December 05, 2009

Y chromosome and mtDNA of Udegeys

American Journal of Physical Anthropology doi:10.1002/ajpa.21232

Genetic diversity of two haploid markers in the Udegey population from southeastern Siberia

Han-Jun Jin et al.


The Udegeys are a small ethnic group who live along the tributaries of the Amur River Basin of southeastern Siberia in Russia. They are thought to speak a language belonging to a subdivision of the Tungusic-Manchu branch of the Altaic family. To understand the genetic features and genetic history of the Udegeys, we analyzed two haploid markers, mitochondrial DNA (mtDNA), and Y-chromosomal variation, in 51 individuals (including 21 males) from the Udegey population. In general, the Udegeys' mtDNA profiles revealed similarities to Siberians and other northeastern Asian populations, although a moderate European contribution was also detected. Interestingly, pairwise values of FST and the MDS plots based on the mtDNA variation showed that the Orok and Nivkh inhabiting the very same region of the Udegey were significantly different from the Udegey, implying that they may have been isolated and undergone substantial genetic drift. The Udegeys were characterized by a high frequency (66.7%) of Y chromosome haplogroup C, indicating a close genetic relationship with Mongolians and Siberians. On the paternal side, however, very little admixture was observed between the Udegeys and Europeans. Thus, the combined haploid genetic markers of both mtDNA and the Y chromosome imply that the Udegeys are overall closest to Siberians and northeast Asians of the Altaic linguistic family, with a minor maternal contribution from the European part of the continent.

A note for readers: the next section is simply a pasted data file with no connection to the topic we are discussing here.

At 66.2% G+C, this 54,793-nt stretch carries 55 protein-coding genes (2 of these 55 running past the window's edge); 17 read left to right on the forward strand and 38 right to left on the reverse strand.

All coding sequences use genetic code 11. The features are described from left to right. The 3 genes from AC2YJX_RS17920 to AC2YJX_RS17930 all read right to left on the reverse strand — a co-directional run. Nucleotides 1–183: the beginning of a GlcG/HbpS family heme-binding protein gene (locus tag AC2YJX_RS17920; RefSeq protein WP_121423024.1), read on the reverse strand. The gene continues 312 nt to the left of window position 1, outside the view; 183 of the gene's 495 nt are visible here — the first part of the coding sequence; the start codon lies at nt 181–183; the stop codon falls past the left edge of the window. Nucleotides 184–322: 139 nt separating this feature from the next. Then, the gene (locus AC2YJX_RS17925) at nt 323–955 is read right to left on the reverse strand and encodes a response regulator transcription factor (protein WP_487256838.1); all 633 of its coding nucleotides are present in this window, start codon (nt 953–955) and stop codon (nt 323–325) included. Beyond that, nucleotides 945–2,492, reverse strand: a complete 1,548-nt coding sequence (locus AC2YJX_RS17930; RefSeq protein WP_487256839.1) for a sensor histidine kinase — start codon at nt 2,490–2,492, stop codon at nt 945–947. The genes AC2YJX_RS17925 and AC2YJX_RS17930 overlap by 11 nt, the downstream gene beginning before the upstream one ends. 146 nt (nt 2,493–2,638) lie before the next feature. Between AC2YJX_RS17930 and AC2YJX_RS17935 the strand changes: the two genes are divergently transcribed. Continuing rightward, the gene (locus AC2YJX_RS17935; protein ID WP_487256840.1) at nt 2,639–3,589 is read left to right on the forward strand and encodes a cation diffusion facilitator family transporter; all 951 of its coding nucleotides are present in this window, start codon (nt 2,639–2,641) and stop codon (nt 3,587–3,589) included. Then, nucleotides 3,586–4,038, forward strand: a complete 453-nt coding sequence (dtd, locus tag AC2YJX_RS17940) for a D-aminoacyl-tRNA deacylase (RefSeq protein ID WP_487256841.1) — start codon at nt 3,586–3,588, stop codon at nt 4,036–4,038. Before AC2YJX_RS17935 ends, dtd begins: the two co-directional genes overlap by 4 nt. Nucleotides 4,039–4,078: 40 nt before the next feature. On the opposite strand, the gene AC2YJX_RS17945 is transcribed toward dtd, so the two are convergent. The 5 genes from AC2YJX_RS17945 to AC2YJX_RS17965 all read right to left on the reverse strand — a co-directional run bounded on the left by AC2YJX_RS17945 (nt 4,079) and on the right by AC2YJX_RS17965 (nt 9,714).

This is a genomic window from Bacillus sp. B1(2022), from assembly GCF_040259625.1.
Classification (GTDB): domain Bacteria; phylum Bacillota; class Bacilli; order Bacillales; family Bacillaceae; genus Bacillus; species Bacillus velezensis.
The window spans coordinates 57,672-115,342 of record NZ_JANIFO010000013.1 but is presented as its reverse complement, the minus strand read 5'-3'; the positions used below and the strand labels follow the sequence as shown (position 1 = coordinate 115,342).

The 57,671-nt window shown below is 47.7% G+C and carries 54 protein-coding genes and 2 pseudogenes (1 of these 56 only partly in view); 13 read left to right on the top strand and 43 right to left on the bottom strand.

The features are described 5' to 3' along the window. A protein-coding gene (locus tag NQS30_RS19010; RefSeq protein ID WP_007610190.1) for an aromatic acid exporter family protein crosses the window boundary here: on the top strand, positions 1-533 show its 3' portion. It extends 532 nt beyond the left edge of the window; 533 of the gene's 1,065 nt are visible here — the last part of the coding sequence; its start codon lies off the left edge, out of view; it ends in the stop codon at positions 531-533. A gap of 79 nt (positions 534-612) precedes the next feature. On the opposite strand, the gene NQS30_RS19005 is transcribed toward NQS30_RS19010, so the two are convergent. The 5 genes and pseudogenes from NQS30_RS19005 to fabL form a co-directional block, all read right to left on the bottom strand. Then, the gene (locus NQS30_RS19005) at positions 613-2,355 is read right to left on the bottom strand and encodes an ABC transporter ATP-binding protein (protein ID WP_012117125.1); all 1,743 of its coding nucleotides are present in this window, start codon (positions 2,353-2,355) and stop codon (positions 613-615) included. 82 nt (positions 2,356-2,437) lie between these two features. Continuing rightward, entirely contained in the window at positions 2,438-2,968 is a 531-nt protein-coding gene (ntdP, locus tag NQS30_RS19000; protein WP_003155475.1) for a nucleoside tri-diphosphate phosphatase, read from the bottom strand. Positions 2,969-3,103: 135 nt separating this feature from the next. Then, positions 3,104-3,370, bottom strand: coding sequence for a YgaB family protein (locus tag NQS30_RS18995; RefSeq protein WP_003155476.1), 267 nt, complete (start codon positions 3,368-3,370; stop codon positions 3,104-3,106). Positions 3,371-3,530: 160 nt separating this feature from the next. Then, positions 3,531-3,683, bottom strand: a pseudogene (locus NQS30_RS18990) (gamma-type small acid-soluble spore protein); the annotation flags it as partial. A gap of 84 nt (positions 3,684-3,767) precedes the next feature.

Unknown said...

How could they have obtained even a "minor" maternal contribution from Europe? Might it be that they "retain" a small proportion of mtDNA that is now mostly restricted to Europe (i.e. that they share a common ancestry, now mostly obliterated)?

eurologist said...

I think these are genuine Western Eurasian mtDNA haplogroups. From the paper: 13.7% total is H11a, H5, H, T2, and U2e. There was a lot of contact between this region and Western Eurasia over the millenia; in addition the authors argue influx of Ukrainian and Russians during the past hundred years or so. Of course, people of definite European maternal origin from that time span could have been quite reliably excluded.

Anonymous said...

@ eurologist : Hello. What were the non-east-Asian y-dna haplogroups ? wouldn't it be r1a1 ?
The mtDNA hgs you mentionned were (most of them) part of the bronze-iron age samples of south Siberia in C. Keyser et al. 2009 were almost all the y-dna hgs was r1a1.

Plus, there are tracks of R1a1 deep into Siberia in autochtonous populations IIRC.

Ebizur said...

The Y-DNA haplogroups that have been resolved by the authors of the present study upon testing their sample of Udegeys (n=21) are Y*(xC-RPS4Y711, DE-YAP, K-M9), C-RPS4Y711, K-M9(xNO-M214), O2b*-SRY465(xO2b1-DXYS5Y), and O3-M122 (both with and without the L1 insertion). Western influence on the Y-DNA of the Udegey population may be represented by the cases of Y*(xC-RPS4Y711, DE-YAP, K-M9) and K-M9(xNO-M214).

Anonymous said...

@ ebizur : Thank you for the information.